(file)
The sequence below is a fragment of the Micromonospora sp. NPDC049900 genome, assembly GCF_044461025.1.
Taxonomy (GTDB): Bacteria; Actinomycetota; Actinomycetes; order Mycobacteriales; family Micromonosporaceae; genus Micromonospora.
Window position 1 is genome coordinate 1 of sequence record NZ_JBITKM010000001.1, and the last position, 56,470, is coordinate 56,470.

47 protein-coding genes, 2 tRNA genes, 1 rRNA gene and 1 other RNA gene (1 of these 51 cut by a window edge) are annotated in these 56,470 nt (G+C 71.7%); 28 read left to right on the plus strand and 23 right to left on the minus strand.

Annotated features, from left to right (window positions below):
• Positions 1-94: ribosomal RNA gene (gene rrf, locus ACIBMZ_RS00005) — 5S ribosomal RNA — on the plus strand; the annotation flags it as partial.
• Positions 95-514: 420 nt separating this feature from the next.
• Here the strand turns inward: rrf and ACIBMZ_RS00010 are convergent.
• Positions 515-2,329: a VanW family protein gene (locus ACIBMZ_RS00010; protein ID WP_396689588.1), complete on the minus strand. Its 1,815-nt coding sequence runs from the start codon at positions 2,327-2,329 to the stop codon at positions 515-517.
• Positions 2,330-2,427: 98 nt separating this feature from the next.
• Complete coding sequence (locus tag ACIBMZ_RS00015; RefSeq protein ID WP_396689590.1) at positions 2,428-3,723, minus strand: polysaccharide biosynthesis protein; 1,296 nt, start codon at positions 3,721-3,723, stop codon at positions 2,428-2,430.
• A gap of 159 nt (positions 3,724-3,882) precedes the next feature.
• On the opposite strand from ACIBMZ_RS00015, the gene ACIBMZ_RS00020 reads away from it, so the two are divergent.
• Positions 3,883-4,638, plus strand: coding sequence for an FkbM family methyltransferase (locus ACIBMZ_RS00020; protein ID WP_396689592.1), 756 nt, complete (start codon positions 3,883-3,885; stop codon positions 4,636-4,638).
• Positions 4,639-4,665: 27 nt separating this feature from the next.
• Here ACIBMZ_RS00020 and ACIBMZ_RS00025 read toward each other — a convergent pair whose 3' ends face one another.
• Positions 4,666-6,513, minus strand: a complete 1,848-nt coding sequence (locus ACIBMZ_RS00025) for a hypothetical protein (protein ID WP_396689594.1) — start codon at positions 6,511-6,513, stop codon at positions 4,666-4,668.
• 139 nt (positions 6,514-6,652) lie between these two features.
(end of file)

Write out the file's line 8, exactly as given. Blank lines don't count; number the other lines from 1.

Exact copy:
• Here the strand turns inward: rrf and ACIBMZ_RS00010 are convergent.